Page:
The importance of a good night’s sleep – it’s National Bed Month
More sleep? Yes please!
Throughout March it’s National Bed Month – time for a lie in before learning about the importance of a good night’s sleep! Organised by The Sleep Council, the month aims to remind us all of why a sound sleep is good for our health.
Forget the old saying that if “You snooze, you lose.” It’s thought that a good sleep has amazing properties that make you healthier and happier, and can even add years to your life! In 1988 a ground breaking study found that by switching an uncomfortable old bed to a lovely new one meant an extra 42 minutes of sleep!
You can put your own bed through an MOT at the site and find out if changing it could lead to better sleep!
It is often overlooked when it comes to working towards a better night’s sleep but is an essential ingredient. A bed with the correct support, comfort and space will ensure you wake less, move about less, are less disturbed by your partner and are less likely to wake up feeling tired or aching. Remember, if you’re not comfortable in bed your sleep won’t be as deep.
During National Bed Month, it’s important not just to look at the health of your bed, but your bedroom environment too. You need the right environment to get a good night’s sleep and that means a bedroom that’s cool, quiet, dark, tech free, clutter free and comfortable.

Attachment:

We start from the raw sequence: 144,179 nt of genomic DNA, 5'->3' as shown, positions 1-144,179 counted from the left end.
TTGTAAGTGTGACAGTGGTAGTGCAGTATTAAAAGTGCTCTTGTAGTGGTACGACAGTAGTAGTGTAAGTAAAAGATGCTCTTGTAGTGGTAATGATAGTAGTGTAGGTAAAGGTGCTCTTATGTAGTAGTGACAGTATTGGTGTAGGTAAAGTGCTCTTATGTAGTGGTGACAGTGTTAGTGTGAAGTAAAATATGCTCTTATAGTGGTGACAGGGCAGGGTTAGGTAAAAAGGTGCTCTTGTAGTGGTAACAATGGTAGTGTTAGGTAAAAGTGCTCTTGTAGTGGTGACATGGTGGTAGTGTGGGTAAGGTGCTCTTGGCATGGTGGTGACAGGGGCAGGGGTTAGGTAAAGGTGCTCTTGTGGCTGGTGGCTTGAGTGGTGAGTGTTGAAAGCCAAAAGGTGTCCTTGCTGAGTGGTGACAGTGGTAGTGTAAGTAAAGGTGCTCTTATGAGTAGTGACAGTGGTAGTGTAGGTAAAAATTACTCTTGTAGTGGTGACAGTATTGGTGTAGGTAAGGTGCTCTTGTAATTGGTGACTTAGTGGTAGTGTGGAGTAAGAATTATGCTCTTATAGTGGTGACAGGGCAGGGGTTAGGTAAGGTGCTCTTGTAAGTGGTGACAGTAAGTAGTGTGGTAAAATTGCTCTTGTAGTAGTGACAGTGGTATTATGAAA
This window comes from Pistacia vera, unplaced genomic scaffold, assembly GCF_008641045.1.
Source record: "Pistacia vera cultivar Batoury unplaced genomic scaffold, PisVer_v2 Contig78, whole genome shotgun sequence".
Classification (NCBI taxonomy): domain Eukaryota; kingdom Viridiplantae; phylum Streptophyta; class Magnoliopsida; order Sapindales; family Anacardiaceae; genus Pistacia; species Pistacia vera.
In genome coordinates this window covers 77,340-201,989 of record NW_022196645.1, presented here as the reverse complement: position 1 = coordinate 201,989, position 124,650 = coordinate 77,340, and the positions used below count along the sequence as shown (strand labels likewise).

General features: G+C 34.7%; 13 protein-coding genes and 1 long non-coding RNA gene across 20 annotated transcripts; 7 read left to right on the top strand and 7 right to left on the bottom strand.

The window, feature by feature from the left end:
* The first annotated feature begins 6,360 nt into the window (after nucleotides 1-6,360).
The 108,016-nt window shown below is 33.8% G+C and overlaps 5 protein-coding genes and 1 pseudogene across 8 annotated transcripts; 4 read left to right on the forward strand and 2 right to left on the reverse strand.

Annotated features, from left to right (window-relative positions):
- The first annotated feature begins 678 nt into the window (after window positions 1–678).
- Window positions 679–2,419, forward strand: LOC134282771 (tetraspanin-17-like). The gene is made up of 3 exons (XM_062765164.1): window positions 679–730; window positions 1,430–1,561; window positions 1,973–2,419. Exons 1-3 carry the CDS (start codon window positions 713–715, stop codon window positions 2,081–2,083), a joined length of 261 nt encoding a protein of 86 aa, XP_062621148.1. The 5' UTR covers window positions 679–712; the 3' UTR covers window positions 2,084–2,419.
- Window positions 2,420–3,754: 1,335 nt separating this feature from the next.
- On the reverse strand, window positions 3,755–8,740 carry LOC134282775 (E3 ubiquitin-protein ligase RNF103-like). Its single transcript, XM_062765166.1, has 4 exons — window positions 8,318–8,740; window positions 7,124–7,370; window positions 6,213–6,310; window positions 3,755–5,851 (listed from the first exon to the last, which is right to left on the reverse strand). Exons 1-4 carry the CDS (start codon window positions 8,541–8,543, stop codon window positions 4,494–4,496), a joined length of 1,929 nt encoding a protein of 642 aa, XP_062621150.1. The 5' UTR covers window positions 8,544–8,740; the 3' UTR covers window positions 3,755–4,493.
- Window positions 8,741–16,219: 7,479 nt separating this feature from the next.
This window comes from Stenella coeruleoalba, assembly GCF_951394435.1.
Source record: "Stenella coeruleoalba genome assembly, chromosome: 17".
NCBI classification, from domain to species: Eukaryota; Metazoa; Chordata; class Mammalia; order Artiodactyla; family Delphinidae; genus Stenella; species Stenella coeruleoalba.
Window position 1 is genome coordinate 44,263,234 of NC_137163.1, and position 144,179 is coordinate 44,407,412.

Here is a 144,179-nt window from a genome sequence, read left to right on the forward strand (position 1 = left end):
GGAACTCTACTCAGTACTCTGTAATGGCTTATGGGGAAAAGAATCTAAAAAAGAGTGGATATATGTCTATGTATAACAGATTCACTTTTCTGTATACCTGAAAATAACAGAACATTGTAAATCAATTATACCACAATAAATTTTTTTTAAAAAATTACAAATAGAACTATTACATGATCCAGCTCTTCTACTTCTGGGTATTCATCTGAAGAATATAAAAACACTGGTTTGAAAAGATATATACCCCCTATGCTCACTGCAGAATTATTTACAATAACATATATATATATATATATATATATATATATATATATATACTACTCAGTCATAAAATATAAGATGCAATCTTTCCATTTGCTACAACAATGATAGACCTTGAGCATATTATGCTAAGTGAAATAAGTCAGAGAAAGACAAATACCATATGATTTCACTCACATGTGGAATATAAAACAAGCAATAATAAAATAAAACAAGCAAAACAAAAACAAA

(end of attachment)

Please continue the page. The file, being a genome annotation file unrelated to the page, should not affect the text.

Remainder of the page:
Here are some top tips on creating the ideal haven for sleep:
• Keep your room completely dark, if necessary use blackout curtains or use an eye mask.
• Make sure your room isn’t too hot or too cold, keep it slightly cool around 16-18°C (60-65°F).
• Keep clutter out of your room – for example, try putting the laundry basket in the spare room, bathroom or the landing.
• Don’t treat your bedroom as an extension of your living room or a study. Avoid having a television or computer in the bedroom, and turn off your mobile phone and anything with an LED display (including clocks).
• Adorn your bedroom with beautiful things such as photographs of loved ones, artwork that you like, plants and flowers. It will help you feel more connected to the room and look forward to going to bed.
• Try to avoid bright colours such as reds which are less restful and quite stimulating, and less conducive to a good nights’ sleep. Use muted and pastel colours, which are a lot more calming.
• Some smells can affect your mood, making you more relaxed and calm. Sprinkle a pot pourri with essential oils of lavender or geranium, though never use during pregnancy or in children’s rooms.
• Take a long, hard look at your room and see what it says about you and understand that you have a duty to care for yourself, your sleep area and your general health and wellbeing – you’re worth it!
• Make sure you’re sleeping in a comfortable, supportive bed. The bigger the better too – for less partner disturbance. And spend as much as you can afford: we spend a third of our lives in bed, so compromising on quality at the cost of a good night’s sleep doesn’t make sense! For more information on buying a bed visit the NBF website here.